There are not that many applications that warrant much above the products that are being sold at nbn today. So I suspect that’s the main reason. If I have to pay for it – to move from 100 up to a gigabit per second – I don’t really have the application or the need for it, so why would I pay more to do that.

Jennifer, I believe that’s the market dynamic that is occurring today.

Now I say that as we know there are things on the horizon that are going to increase the need for further demand. What do you think about AR or AI, or any of these other elements with media streaming going to 4K and 8K and immersive sound. All of these other things could certainly drive up more of that consumer need, but we haven’t seen that as of yet because those aren’t really here to where people feel I need to pay extra money to get that kind of service.

Even if we offered it for free, we see the evidence around the world that they wouldn’t use it anyway.

References

  1. ^ online news sites (www.couriermail.com.au)
  2. ^ he announced this week he is stepping down (www.itwire.com)
  3. ^ it’s time to let the NBN build a network (eftm.com.au)

In a Reversal From its Fiber-Optic Retreat, Verizon Begins Boston Rollout

In A Reversal From Its Fiber-Optic Retreat, Verizon Begins Boston Rollout

Broadband Breakfast Insight: Although this article highlights the negatives, it is a bit of a reversal that, in spite of its general withdrawl from the FiOS marketplace, Verizon is going full-scale in Boston.

Verizon begins fiber optic rollout in Boston – The Verge

Verizon is beginning its $300 million FiOS rollout in the Boston area, eight months after it announced that it was building a fiber optic platform. The rollout is expected to take place over the next six years and the company has already installed more than 160 miles of fiber optic wiring. In a statement, Verizon’s consumer landline business lead Ken Dixon said FiOS service will be offered to more than 25,000 addresses by the end of December. Rollouts will start in Dudley Square Innovation District and expansion will continue street-by-street in Roxbury, Dorchester, Roslindale, and West Roxbury. Verizon put on an optimistic front, calling residents “the winners” of its FiOS launch and its partnership with the City of Boston.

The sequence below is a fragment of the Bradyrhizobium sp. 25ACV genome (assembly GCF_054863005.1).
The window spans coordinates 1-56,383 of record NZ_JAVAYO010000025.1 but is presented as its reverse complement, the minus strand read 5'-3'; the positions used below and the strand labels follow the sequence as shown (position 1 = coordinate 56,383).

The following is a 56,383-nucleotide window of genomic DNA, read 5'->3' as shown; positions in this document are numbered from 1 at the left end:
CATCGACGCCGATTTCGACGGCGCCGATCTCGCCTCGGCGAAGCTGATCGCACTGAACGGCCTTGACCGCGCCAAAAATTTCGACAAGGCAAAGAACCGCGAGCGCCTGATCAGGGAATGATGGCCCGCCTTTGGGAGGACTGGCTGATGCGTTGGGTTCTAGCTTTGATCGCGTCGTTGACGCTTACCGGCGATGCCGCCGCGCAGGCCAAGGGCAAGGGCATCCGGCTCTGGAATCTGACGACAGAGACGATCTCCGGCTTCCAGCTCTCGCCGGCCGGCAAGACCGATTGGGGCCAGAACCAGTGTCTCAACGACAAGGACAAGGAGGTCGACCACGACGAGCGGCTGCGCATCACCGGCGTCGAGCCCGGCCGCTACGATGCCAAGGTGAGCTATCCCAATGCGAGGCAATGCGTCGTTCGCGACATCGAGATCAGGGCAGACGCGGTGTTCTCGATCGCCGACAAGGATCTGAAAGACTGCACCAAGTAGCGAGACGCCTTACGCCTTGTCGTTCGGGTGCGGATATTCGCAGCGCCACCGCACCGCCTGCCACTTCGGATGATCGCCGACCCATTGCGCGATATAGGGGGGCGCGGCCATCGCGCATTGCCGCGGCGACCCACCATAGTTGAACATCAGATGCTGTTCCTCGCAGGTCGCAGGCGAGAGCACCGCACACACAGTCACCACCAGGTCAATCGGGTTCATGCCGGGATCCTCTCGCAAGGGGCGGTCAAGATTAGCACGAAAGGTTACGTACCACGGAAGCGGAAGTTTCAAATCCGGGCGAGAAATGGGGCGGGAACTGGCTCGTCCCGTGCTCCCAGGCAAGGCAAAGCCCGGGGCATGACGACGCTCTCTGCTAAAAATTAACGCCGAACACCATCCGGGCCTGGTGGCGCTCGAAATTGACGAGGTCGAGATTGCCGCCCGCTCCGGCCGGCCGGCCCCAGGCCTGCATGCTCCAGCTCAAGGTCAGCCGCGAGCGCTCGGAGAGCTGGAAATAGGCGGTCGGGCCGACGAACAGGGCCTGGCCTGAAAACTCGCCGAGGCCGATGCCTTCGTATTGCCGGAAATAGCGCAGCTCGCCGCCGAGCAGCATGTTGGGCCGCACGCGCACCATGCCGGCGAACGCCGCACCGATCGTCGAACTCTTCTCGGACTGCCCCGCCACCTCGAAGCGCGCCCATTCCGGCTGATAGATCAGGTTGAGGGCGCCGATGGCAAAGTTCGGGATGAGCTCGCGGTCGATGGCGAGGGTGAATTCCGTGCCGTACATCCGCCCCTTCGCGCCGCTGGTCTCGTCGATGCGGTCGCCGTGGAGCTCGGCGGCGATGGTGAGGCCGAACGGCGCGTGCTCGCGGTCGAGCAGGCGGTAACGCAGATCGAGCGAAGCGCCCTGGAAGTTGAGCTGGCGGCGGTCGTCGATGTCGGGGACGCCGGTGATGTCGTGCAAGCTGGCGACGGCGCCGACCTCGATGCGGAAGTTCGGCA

Based on Verizon’s past FiOS launch, however, there are good grounds to be skeptical of the actual benefits Boston residents will reap. In 2008, Verizon partnered with

New York City’s Department of Information Technology and Telecommunications (DOITT), promising all New York City residents access to fiber by the summer of 2014. What eventuated was a disagreement between DOITT and Verizon over the terms of Verizon’s obligations, when an audit conducted by Mayor Bill de Blasio’s administration and DOITT revealed that there were over 40,000 unfulfilled FiOS requests.

Source: Verizon begins fiber optic rollout in Boston – The Verge1

References

  1. ^ Verizon begins fiber optic rollout in Boston – The Verge (www.theverge.com)